An icy, chilling war film plucking threads of an avant garde, art house feature with sharp elements of impressionism, Dunkirk proves to be a new and different addition to Christopher Nolan’s filmography of grandiose epics.
“All we did was survive.”
Survival as a form of heroism: a very prominent theme of Dunkirk that is not very often discussed in war epics, perhaps ever. The film goes down to the most basic, most fundamental yet most overlooked premise of a war film.
The greatest spectacle of the film is that it’s almost as blank as a clean canvass, showing no lengthy back stories from any of the characters, suggesting how generic, yet how survival is everything to any being. Nolan’s technique of casting almost greatly unknown actors, and hundreds of faceless extras paves way of showcasing a war’s authenticity, and how fighting for life and death greatly applies to any human caught in a maze of catastrophe that doesn’t seem to begin and end. This is a very slim, risky wire as it could easily go almost emotionally distant not knowing these characters on an intimate level, yet it highlights the importance of life without the depth of intimacy or personal agenda. He purposely built the persona of a soldier in a rather one-dimensional box, limited to only one thought: to live. That itself is perhaps the most honest that a war film could ever showcase without being romanticized: the hunger to survive.
The film is so quiet, you could almost hear the clock ticking, showing the minutes that soldiers await for their fate; occasionally, it gives contrasting roars of fireballs and rampaging attacks, establishing how empty and cold the need of survival could get — no subplots, no drama, no soap-ish lines of having the unpredictable fortune or misfortune of a war’s aftermath: it’s just an intimate conversation between the psyche of a soldier, and the carnage of bombs flown onto them.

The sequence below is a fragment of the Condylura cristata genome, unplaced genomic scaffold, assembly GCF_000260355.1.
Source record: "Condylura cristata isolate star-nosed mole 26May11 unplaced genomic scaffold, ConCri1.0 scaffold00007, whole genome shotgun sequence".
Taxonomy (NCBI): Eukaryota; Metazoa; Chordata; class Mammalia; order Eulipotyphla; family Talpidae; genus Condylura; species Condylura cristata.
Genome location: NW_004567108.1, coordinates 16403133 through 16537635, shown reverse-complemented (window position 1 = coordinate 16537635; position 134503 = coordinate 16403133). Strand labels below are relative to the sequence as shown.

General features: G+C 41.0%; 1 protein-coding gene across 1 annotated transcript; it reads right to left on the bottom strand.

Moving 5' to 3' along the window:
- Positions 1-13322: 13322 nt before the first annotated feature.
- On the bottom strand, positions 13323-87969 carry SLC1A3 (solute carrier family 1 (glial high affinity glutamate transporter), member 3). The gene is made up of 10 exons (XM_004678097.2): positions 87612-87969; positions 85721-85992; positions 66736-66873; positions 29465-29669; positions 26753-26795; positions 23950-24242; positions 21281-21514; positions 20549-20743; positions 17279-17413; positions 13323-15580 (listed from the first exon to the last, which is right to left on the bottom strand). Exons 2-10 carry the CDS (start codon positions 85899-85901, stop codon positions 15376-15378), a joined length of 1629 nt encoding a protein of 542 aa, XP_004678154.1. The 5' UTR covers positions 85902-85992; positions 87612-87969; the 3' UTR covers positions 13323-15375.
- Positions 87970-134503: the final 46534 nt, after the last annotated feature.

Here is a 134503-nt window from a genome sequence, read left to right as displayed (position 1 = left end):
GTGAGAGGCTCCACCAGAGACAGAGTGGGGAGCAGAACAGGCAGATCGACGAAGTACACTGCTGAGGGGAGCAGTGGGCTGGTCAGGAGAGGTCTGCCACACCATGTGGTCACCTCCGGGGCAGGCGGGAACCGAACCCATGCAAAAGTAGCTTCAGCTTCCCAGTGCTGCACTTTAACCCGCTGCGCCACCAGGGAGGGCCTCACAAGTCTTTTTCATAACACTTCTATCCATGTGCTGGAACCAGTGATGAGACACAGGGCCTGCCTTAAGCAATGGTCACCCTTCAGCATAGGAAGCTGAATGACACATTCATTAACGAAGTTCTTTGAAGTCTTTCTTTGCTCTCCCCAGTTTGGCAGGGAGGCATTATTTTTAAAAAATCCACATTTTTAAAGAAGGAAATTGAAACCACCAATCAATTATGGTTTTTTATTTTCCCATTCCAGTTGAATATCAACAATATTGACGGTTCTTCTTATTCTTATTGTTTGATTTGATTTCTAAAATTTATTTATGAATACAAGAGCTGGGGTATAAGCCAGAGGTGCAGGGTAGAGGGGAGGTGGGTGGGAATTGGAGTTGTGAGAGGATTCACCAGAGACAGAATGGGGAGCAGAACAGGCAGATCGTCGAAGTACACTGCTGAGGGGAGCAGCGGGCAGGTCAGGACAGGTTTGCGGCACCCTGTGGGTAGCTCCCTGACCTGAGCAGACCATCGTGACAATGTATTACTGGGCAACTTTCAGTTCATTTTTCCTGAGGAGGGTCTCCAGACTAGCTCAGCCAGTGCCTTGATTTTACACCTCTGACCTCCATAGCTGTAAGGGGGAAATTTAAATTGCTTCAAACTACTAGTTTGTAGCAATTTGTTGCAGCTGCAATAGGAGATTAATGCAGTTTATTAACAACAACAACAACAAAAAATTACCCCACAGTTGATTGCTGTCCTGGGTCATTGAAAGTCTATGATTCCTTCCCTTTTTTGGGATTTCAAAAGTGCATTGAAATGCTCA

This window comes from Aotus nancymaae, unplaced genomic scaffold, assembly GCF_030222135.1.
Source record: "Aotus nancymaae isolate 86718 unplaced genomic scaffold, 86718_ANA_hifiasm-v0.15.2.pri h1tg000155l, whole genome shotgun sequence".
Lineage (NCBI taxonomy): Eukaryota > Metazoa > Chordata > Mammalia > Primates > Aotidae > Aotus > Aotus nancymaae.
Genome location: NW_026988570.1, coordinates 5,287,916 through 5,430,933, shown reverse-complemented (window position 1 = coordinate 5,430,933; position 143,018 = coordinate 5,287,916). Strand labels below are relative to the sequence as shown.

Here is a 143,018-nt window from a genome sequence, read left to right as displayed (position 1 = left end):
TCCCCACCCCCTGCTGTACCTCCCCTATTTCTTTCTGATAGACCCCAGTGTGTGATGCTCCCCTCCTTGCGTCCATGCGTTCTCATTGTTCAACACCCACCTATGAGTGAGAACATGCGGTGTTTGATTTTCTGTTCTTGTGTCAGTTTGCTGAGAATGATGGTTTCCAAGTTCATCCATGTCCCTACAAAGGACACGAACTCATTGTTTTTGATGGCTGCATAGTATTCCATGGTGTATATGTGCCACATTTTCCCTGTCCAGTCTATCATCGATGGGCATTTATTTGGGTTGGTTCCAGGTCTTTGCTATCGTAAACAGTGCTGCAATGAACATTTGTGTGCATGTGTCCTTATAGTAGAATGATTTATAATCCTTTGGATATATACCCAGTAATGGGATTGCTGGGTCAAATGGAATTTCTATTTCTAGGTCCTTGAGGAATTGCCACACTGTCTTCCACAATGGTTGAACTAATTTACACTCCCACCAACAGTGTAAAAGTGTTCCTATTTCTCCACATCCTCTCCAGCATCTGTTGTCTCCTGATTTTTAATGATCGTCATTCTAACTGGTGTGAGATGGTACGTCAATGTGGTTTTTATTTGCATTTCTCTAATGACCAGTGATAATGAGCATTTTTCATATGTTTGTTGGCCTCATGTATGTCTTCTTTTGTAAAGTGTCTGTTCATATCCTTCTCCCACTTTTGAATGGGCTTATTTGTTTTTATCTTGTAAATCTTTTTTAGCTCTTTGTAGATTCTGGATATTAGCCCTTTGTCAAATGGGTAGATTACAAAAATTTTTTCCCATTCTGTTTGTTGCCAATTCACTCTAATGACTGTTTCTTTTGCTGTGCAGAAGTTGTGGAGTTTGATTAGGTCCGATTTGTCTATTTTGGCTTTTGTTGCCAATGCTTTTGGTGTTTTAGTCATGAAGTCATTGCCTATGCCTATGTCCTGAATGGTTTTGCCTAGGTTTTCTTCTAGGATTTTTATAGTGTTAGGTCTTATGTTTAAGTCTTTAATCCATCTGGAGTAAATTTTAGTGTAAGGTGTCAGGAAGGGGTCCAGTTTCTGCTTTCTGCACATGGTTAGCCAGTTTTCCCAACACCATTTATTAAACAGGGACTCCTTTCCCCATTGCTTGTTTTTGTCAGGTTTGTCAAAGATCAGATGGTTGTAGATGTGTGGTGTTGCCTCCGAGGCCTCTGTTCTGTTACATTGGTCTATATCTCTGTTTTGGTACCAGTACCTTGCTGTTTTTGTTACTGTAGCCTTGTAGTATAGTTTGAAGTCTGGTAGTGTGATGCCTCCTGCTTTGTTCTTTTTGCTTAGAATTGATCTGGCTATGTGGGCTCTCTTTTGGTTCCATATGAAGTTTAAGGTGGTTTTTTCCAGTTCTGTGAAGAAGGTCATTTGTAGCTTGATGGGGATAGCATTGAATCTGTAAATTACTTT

Christopher Nolan’s famous non-linear narrative technique works well in hemming three important features: the sky, representing defense and attack; the sea, representing hope and persistence for escape; and the land, representing the endless hours of entrapment. Nolan created a universe as basic as the atmosphere of a war zone, yet is everything compacted into one. The meaning of looking up, looking down, and looking back as an impressionist and allegorical play between the wounded, the enemies and the help.
The film borrows several aesthetics from the colors of Martin Scorsese’s The Aviator (2004), the shivering stillness of Stanley Kubrick’s Full Metal Jacket (1987) and the non-stop roar of Howard Hughes’ silent war epic Hell’s Angels (1930). The palette of Dunkirk is as cool as ice, but as ablaze as burning jet fuel.
The best element of the film is its eerie score composed by the great Hans Zimmer. For a film that’s almost as quiet as the ocean, Zimmer exhausted every second of the movie with his haunting music that jars the mind, almost making you tip toe on a rope of fire as every bullet shot and every bomb thrown is the judgment of every hero’s life. This perhaps is one of the best original scores ever produced on cinema.
The cinematography by Hoyte van Hoytema is as flawless as the film’s picturesque sky, projecting fighter jets that intricately scratches the clouds with its smoke traces. The production design is a great catapult where the narrative of a genius sits down. Every light and every darkness speak volumes, and not a single production element has gone to waste. Every object bears meaning and importance to the film’s overall intentions.
To those who closely follow the repertoire of films Nolan has given, from Memento (2000) to Interstellar (2014), will ultimately find Dunkirk as something new, yet is the closest definition of a directorial masterpiece. Given how contemporary the film’s approach is, this film won’t be everyone’s cup of tea, but it doesn’t change the fact that Dunkirk, indeed, is an unprecedented monumental achievement in its genre, or even in the world of cinema.